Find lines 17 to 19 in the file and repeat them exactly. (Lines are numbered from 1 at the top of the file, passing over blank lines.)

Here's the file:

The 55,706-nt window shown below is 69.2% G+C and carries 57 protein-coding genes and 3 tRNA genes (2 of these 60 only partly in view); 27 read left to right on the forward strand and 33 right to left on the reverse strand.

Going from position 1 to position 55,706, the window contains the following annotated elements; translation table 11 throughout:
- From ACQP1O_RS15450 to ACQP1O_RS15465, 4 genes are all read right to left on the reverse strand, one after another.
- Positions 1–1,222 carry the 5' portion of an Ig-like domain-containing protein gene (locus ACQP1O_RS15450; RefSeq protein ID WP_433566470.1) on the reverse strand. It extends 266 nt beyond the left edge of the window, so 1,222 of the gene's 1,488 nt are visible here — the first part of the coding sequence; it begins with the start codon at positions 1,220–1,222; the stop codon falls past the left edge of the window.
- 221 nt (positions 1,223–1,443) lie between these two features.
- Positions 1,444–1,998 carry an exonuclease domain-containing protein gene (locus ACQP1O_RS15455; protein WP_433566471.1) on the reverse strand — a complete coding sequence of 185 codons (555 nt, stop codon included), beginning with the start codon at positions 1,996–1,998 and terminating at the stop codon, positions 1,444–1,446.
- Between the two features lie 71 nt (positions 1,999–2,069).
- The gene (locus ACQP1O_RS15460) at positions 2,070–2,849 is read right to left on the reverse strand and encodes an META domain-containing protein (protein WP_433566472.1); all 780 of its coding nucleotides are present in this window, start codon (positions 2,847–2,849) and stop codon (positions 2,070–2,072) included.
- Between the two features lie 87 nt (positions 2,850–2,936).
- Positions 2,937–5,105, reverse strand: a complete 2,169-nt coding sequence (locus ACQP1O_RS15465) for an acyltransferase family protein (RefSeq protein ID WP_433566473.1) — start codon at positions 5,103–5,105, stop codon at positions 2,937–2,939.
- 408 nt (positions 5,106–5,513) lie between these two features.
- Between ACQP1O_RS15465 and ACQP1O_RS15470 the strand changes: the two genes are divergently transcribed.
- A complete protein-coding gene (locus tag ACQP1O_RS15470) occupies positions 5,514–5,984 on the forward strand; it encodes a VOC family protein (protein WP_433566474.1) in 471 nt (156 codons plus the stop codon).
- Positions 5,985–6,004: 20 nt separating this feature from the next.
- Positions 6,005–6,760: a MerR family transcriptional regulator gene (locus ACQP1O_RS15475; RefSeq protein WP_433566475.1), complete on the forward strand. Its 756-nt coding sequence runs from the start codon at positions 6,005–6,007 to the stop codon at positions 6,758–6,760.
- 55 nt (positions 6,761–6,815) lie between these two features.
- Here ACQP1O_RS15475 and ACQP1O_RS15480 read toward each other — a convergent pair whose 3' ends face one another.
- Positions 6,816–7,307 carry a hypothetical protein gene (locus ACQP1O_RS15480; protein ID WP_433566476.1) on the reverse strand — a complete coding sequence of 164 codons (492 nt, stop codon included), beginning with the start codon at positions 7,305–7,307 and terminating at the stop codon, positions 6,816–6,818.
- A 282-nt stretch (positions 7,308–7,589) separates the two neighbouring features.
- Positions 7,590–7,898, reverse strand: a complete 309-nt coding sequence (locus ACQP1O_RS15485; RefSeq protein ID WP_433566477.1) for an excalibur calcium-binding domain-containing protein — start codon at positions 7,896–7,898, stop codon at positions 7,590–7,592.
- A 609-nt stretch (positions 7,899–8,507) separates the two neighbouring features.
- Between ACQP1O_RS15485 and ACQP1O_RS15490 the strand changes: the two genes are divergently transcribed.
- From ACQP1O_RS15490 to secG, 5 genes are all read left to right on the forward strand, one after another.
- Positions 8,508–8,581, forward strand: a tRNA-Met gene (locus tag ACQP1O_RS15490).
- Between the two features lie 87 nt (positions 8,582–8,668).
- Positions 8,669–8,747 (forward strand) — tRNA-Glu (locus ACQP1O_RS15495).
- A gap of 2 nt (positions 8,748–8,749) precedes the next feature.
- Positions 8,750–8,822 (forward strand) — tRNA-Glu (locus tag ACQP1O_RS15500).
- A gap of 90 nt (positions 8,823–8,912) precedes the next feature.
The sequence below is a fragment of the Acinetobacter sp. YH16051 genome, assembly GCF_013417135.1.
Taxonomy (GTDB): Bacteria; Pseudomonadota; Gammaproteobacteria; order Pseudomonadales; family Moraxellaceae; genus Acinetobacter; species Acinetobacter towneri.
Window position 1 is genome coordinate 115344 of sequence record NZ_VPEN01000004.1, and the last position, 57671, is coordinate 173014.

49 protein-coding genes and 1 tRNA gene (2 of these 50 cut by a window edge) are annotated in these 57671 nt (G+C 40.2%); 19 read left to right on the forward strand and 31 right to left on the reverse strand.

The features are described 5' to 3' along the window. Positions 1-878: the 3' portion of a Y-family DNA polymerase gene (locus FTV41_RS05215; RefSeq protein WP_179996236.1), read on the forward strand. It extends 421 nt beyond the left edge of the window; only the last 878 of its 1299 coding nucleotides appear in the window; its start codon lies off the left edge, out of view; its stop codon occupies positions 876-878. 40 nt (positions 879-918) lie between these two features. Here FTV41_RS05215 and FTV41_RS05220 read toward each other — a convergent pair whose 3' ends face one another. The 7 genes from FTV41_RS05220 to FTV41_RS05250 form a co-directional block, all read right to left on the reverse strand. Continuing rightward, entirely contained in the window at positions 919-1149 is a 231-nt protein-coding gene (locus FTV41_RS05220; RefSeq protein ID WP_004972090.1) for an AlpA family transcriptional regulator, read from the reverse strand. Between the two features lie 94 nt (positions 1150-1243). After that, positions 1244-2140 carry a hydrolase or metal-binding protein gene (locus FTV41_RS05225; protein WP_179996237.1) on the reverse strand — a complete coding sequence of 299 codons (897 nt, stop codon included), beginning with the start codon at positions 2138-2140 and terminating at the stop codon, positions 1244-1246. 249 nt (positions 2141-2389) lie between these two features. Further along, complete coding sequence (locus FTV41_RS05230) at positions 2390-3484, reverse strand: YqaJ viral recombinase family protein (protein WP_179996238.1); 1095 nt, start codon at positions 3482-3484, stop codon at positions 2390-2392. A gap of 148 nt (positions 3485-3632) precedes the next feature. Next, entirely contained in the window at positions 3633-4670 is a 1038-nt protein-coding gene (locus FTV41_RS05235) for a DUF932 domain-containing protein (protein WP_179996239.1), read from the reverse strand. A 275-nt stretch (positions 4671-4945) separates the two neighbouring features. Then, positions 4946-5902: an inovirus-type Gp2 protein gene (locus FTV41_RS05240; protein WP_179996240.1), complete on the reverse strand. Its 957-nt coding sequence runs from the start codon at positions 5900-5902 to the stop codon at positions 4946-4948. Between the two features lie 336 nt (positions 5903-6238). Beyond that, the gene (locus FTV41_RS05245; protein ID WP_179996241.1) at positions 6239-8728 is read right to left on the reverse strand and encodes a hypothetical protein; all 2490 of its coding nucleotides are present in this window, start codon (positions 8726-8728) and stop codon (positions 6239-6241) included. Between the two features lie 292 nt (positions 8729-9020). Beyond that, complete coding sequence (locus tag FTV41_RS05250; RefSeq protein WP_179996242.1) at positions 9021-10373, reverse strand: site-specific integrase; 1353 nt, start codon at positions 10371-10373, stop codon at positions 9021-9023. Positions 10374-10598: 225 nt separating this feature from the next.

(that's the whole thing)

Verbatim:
- Here ACQP1O_RS15475 and ACQP1O_RS15480 read toward each other — a convergent pair whose 3' ends face one another.
- Positions 6,816–7,307 carry a hypothetical protein gene (locus ACQP1O_RS15480; protein ID WP_433566476.1) on the reverse strand — a complete coding sequence of 164 codons (492 nt, stop codon included), beginning with the start codon at positions 7,305–7,307 and terminating at the stop codon, positions 6,816–6,818.
- A 282-nt stretch (positions 7,308–7,589) separates the two neighbouring features.